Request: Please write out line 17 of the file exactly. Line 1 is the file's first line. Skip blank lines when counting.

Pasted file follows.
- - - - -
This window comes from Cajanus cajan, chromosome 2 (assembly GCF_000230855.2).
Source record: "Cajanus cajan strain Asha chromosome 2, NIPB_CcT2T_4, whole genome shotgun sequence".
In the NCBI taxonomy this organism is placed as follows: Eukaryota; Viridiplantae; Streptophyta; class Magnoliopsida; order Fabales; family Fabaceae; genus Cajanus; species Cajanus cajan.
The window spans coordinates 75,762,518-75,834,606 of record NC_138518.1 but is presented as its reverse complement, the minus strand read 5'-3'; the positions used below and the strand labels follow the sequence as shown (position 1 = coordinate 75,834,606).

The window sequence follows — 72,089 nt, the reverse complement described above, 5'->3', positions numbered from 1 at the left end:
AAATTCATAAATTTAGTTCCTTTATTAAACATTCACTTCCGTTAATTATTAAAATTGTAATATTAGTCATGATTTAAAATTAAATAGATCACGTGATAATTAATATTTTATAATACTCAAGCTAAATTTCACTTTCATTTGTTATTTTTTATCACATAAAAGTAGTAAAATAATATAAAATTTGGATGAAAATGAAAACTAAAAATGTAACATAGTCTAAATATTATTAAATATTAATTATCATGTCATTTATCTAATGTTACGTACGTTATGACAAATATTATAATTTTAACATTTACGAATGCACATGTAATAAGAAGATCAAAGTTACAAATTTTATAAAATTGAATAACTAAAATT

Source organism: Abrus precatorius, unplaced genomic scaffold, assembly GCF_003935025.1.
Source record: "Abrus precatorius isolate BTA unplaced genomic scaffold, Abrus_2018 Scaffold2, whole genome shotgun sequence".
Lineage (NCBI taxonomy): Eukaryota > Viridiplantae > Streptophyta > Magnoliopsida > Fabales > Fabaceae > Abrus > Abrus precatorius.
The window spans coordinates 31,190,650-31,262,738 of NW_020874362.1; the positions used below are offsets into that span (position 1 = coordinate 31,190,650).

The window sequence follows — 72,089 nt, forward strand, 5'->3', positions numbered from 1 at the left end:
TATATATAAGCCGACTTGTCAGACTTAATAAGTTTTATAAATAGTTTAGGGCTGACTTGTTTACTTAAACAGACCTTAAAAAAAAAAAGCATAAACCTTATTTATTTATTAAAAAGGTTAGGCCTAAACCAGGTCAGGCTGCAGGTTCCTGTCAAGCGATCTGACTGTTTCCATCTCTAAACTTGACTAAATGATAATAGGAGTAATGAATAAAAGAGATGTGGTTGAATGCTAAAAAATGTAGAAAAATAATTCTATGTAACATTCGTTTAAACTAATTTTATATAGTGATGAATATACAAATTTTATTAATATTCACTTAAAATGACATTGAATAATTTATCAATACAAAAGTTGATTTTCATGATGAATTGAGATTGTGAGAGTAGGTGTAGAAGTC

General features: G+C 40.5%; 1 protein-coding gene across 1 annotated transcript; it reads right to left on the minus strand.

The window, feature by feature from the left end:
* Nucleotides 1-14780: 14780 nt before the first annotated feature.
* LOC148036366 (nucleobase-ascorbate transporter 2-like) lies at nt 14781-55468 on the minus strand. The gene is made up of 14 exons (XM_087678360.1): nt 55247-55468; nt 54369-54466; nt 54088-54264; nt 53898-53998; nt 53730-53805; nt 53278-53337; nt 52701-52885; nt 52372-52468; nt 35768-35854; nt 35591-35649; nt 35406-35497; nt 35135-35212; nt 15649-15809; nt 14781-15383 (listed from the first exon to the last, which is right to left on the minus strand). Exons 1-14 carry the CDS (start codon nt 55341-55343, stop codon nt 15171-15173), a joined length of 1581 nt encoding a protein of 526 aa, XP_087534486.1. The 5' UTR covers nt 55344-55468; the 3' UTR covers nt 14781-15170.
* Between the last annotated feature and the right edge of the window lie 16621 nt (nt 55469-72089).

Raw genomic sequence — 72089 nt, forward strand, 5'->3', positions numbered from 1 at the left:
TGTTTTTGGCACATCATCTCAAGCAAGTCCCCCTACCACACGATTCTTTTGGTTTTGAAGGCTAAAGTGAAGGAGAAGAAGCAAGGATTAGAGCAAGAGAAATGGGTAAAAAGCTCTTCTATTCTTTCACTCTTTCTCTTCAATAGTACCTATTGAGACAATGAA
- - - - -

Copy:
* Between the last annotated feature and the right edge of the window lie 16621 nt (nt 55469-72089).